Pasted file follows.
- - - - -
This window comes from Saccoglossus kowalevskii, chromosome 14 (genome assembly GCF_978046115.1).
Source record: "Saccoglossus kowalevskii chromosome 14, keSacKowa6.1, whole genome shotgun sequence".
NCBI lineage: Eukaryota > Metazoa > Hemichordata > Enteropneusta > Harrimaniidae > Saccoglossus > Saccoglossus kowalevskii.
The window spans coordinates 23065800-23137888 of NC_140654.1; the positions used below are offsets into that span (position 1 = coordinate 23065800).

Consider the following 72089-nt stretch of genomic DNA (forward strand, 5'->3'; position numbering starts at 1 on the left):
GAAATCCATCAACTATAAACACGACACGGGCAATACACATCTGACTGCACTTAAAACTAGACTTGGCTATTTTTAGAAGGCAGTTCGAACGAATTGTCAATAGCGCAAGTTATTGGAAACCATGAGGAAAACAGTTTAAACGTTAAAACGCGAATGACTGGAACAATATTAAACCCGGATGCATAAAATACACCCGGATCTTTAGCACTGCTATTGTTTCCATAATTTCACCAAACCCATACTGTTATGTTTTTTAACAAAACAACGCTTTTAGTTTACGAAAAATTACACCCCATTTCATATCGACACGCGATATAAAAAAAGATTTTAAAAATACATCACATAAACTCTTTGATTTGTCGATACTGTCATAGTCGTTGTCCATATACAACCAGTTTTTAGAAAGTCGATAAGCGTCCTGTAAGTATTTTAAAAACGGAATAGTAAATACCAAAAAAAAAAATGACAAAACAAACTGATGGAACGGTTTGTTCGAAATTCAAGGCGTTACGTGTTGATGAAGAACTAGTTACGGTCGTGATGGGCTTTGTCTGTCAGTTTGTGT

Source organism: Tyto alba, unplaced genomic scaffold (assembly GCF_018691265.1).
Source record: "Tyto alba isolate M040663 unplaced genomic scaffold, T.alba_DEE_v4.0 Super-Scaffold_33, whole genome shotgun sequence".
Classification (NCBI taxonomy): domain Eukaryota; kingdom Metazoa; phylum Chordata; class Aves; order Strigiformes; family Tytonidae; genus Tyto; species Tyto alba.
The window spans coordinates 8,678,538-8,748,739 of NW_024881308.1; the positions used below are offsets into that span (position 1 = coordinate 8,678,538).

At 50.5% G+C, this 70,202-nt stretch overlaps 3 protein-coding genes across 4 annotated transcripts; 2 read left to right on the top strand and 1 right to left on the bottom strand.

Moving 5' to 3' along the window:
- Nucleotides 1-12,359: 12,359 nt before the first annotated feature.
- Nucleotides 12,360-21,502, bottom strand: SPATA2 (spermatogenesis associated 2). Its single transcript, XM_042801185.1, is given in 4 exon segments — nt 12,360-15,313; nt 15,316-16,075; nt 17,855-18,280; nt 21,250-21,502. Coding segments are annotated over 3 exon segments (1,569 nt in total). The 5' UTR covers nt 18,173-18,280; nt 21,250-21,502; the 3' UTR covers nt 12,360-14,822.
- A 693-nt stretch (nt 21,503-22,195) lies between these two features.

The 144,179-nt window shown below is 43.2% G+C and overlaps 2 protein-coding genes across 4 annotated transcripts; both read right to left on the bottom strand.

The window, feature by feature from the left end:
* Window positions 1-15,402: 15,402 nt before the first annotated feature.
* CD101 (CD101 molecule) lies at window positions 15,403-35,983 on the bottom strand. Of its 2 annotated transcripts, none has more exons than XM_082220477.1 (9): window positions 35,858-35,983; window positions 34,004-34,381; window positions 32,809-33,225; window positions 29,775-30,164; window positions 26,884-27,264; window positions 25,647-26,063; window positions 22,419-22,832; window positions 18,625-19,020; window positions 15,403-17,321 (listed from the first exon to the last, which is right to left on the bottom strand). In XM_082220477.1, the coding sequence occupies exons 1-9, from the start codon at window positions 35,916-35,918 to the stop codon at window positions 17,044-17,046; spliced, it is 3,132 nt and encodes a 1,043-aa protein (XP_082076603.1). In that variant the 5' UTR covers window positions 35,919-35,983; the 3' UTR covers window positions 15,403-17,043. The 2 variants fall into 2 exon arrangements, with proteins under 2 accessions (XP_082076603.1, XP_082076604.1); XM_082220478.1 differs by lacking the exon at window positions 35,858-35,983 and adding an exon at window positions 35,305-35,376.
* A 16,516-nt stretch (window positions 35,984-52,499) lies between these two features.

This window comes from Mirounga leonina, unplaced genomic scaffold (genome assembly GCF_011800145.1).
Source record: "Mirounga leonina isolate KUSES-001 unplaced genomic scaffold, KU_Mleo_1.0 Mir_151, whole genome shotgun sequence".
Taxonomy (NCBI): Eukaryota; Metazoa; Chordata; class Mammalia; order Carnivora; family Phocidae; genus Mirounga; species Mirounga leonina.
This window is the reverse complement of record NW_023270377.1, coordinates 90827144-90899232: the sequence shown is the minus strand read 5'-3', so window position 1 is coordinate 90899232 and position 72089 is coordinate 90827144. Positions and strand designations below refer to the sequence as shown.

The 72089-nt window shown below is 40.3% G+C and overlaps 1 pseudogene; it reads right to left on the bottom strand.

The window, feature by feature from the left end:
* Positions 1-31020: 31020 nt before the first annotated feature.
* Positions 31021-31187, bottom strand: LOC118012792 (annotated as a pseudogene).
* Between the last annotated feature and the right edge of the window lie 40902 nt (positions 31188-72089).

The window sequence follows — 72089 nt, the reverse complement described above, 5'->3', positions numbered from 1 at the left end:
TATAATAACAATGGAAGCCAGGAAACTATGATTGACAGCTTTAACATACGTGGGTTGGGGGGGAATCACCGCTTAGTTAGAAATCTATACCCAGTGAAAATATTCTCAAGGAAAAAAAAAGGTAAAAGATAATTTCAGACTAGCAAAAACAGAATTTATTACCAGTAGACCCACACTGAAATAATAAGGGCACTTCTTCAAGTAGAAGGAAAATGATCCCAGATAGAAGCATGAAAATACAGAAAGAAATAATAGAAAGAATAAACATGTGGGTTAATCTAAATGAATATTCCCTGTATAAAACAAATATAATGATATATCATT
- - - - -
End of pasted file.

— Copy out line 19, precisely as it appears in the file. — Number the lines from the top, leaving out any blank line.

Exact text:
* CD101 (CD101 molecule) lies at window positions 15,403-35,983 on the bottom strand. Of its 2 annotated transcripts, none has more exons than XM_082220477.1 (9): window positions 35,858-35,983; window positions 34,004-34,381; window positions 32,809-33,225; window positions 29,775-30,164; window positions 26,884-27,264; window positions 25,647-26,063; window positions 22,419-22,832; window positions 18,625-19,020; window positions 15,403-17,321 (listed from the first exon to the last, which is right to left on the bottom strand). In XM_082220477.1, the coding sequence occupies exons 1-9, from the start codon at window positions 35,916-35,918 to the stop codon at window positions 17,044-17,046; spliced, it is 3,132 nt and encodes a 1,043-aa protein (XP_082076603.1). In that variant the 5' UTR covers window positions 35,919-35,983; the 3' UTR covers window positions 15,403-17,043. The 2 variants fall into 2 exon arrangements, with proteins under 2 accessions (XP_082076603.1, XP_082076604.1); XM_082220478.1 differs by lacking the exon at window positions 35,858-35,983 and adding an exon at window positions 35,305-35,376.